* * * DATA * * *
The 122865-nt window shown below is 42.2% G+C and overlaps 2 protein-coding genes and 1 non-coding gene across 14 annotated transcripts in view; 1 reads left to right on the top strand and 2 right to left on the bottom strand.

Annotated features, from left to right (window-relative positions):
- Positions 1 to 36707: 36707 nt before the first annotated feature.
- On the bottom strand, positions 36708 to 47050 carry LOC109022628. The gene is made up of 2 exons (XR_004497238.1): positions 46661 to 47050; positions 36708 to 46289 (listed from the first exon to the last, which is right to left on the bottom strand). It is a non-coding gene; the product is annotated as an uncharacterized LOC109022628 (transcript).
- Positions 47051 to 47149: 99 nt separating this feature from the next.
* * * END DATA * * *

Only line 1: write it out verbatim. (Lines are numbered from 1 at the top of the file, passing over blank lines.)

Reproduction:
The 122865-nt window shown below is 42.2% G+C and overlaps 2 protein-coding genes and 1 non-coding gene across 14 annotated transcripts in view; 1 reads left to right on the top strand and 2 right to left on the bottom strand.